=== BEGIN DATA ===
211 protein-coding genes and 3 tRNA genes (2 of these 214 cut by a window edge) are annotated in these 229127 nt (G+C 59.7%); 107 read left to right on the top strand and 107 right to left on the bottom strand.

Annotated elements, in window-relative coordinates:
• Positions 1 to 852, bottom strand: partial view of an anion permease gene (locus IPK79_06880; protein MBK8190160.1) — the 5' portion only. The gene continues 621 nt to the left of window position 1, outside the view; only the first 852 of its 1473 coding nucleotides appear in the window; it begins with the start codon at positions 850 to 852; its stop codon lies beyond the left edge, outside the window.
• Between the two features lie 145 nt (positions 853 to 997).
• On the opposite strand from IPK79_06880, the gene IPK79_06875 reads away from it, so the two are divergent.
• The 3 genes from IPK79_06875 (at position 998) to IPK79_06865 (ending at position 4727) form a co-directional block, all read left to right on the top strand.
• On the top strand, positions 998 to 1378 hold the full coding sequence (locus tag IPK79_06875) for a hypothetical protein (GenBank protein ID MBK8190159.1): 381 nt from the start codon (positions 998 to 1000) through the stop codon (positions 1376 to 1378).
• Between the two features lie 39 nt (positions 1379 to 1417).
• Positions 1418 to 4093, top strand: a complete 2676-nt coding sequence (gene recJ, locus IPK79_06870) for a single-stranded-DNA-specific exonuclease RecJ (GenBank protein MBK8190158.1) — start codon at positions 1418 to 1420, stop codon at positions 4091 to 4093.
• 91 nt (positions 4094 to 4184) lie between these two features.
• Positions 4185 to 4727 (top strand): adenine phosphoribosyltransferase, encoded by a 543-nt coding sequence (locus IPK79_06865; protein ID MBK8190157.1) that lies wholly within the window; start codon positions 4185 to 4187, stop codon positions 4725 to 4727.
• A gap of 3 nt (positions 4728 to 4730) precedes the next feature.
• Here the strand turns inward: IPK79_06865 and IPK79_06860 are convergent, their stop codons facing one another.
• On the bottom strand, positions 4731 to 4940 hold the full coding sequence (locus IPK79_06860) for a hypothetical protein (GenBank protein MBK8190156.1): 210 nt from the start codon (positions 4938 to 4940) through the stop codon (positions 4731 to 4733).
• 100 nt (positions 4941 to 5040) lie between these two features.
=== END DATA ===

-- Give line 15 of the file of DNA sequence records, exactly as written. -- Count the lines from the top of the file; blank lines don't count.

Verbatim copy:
• 100 nt (positions 4941 to 5040) lie between these two features.